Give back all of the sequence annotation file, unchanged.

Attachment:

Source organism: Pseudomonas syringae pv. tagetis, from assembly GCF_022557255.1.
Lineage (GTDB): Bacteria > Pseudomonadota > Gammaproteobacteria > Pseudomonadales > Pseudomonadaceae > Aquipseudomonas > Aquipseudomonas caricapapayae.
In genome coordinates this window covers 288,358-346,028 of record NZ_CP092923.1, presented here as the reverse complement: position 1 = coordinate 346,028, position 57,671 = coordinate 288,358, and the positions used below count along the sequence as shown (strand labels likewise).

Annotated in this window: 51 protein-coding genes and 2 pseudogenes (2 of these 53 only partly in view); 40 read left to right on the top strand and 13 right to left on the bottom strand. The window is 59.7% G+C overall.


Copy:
Source organism: Pseudomonas syringae pv. tagetis, from assembly GCF_022557255.1.
Lineage (GTDB): Bacteria > Pseudomonadota > Gammaproteobacteria > Pseudomonadales > Pseudomonadaceae > Aquipseudomonas > Aquipseudomonas caricapapayae.
In genome coordinates this window covers 288,358-346,028 of record NZ_CP092923.1, presented here as the reverse complement: position 1 = coordinate 346,028, position 57,671 = coordinate 288,358, and the positions used below count along the sequence as shown (strand labels likewise).

Annotated in this window: 51 protein-coding genes and 2 pseudogenes (2 of these 53 only partly in view); 40 read left to right on the top strand and 13 right to left on the bottom strand. The window is 59.7% G+C overall.